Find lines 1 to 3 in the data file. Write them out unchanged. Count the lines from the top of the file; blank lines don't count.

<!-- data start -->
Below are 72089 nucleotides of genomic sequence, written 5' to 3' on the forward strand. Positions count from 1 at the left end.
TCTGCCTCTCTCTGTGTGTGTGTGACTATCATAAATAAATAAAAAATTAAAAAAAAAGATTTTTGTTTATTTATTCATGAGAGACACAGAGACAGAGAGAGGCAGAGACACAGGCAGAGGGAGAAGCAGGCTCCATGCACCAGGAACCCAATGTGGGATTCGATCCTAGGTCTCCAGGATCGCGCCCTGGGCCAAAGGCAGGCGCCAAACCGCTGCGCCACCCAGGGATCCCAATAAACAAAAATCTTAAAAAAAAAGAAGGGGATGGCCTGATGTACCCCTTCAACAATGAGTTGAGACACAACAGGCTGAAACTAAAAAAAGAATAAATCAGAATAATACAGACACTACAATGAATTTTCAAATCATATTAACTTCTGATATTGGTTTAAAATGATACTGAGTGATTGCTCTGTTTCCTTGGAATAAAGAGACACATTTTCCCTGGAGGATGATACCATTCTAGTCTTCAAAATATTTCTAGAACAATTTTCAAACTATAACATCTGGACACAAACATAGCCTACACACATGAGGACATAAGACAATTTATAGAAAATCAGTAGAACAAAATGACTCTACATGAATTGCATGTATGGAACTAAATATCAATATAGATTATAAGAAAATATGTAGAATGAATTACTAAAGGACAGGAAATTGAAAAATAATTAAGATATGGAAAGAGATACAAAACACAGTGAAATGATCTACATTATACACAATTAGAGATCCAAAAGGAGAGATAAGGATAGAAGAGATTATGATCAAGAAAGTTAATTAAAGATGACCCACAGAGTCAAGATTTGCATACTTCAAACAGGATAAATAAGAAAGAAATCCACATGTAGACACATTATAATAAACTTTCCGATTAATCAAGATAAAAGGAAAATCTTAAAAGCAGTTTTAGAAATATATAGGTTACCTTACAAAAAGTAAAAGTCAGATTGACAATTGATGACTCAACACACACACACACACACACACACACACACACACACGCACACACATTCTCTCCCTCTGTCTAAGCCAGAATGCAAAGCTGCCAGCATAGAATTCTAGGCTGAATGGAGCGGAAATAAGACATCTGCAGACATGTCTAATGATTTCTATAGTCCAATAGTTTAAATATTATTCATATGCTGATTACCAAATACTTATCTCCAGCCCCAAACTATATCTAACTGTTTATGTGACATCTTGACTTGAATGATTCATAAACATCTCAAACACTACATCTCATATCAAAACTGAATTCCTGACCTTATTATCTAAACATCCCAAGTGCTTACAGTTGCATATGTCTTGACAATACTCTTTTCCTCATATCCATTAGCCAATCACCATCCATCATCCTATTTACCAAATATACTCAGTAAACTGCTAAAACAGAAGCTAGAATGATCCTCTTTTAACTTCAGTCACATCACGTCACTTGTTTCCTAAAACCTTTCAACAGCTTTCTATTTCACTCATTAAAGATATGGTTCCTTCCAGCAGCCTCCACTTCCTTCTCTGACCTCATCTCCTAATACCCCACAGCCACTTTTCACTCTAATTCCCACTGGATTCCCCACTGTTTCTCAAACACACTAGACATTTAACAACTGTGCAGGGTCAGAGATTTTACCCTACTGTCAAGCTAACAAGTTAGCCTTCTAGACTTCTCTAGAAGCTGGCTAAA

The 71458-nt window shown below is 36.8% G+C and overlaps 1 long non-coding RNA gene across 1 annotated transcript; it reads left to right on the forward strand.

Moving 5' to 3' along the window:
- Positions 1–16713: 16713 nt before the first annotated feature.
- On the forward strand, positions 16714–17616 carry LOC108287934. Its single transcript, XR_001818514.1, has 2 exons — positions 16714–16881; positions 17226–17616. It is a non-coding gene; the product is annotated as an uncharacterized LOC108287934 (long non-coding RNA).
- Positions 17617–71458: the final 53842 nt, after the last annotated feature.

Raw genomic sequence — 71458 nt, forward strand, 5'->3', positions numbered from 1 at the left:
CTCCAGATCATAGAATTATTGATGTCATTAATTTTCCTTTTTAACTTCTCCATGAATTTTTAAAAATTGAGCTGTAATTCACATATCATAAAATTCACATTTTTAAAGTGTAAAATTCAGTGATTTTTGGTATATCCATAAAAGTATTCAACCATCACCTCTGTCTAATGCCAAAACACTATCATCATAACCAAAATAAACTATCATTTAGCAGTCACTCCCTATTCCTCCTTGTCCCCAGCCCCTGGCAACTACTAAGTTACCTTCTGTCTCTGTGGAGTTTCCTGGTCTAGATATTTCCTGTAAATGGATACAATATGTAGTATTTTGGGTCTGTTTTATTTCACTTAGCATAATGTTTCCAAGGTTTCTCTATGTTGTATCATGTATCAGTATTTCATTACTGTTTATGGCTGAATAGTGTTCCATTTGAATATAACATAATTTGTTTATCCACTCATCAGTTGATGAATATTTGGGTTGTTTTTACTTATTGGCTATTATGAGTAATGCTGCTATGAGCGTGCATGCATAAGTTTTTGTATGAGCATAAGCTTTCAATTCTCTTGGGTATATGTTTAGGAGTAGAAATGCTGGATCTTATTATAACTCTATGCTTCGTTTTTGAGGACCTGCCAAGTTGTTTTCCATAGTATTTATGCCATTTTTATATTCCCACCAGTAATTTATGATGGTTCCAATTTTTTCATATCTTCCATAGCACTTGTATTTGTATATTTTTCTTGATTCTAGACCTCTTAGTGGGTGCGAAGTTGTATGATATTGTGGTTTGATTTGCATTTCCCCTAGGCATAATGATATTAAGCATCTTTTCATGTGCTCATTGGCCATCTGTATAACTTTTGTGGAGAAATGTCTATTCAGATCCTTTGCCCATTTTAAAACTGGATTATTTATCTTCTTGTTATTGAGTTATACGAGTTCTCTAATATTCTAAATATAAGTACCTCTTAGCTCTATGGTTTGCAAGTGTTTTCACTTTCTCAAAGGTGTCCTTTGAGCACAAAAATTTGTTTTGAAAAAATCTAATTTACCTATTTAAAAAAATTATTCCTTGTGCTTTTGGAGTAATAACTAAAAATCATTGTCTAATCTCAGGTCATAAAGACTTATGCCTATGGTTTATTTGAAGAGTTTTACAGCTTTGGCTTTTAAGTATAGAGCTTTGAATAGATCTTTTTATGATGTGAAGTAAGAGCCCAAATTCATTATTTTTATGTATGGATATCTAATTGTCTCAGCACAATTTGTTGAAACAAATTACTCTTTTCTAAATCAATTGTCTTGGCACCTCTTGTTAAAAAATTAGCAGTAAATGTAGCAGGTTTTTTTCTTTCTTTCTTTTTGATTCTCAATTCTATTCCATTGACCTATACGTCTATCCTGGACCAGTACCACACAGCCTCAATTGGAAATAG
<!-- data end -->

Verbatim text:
Below are 72089 nucleotides of genomic sequence, written 5' to 3' on the forward strand. Positions count from 1 at the left end.
TCTGCCTCTCTCTGTGTGTGTGTGACTATCATAAATAAATAAAAAATTAAAAAAAAAGATTTTTGTTTATTTATTCATGAGAGACACAGAGACAGAGAGAGGCAGAGACACAGGCAGAGGGAGAAGCAGGCTCCATGCACCAGGAACCCAATGTGGGATTCGATCCTAGGTCTCCAGGATCGCGCCCTGGGCCAAAGGCAGGCGCCAAACCGCTGCGCCACCCAGGGATCCCAATAAACAAAAATCTTAAAAAAAAAGAAGGGGATGGCCTGATGTACCCCTTCAACAATGAGTTGAGACACAACAGGCTGAAACTAAAAAAAGAATAAATCAGAATAATACAGACACTACAATGAATTTTCAAATCATATTAACTTCTGATATTGGTTTAAAATGATACTGAGTGATTGCTCTGTTTCCTTGGAATAAAGAGACACATTTTCCCTGGAGGATGATACCATTCTAGTCTTCAAAATATTTCTAGAACAATTTTCAAACTATAACATCTGGACACAAACATAGCCTACACACATGAGGACATAAGACAATTTATAGAAAATCAGTAGAACAAAATGACTCTACATGAATTGCATGTATGGAACTAAATATCAATATAGATTATAAGAAAATATGTAGAATGAATTACTAAAGGACAGGAAATTGAAAAATAATTAAGATATGGAAAGAGATACAAAACACAGTGAAATGATCTACATTATACACAATTAGAGATCCAAAAGGAGAGATAAGGATAGAAGAGATTATGATCAAGAAAGTTAATTAAAGATGACCCACAGAGTCAAGATTTGCATACTTCAAACAGGATAAATAAGAAAGAAATCCACATGTAGACACATTATAATAAACTTTCCGATTAATCAAGATAAAAGGAAAATCTTAAAAGCAGTTTTAGAAATATATAGGTTACCTTACAAAAAGTAAAAGTCAGATTGACAATTGATGACTCAACACACACACACACACACACACACACACACACACACGCACACACATTCTCTCCCTCTGTCTAAGCCAGAATGCAAAGCTGCCAGCATAGAATTCTAGGCTGAATGGAGCGGAAATAAGACATCTGCAGACATGTCTAATGATTTCTATAGTCCAATAGTTTAAATATTATTCATATGCTGATTACCAAATACTTATCTCCAGCCCCAAACTATATCTAACTGTTTATGTGACATCTTGACTTGAATGATTCATAAACATCTCAAACACTACATCTCATATCAAAACTGAATTCCTGACCTTATTATCTAAACATCCCAAGTGCTTACAGTTGCATATGTCTTGACAATACTCTTTTCCTCATATCCATTAGCCAATCACCATCCATCATCCTATTTACCAAATATACTCAGTAAACTGCTAAAACAGAAGCTAGAATGATCCTCTTTTAACTTCAGTCACATCACGTCACTTGTTTCCTAAAACCTTTCAACAGCTTTCTATTTCACTCATTAAAGATATGGTTCCTTCCAGCAGCCTCCACTTCCTTCTCTGACCTCATCTCCTAATACCCCACAGCCACTTTTCACTCTAATTCCCACTGGATTCCCCACTGTTTCTCAAACACACTAGACATTTAACAACTGTGCAGGGTCAGAGATTTTACCCTACTGTCAAGCTAACAAGTTAGCCTTCTAGACTTCTCTAGAAGCTGGCTAAA

The 71458-nt window shown below is 36.8% G+C and overlaps 1 long non-coding RNA gene across 1 annotated transcript; it reads left to right on the forward strand.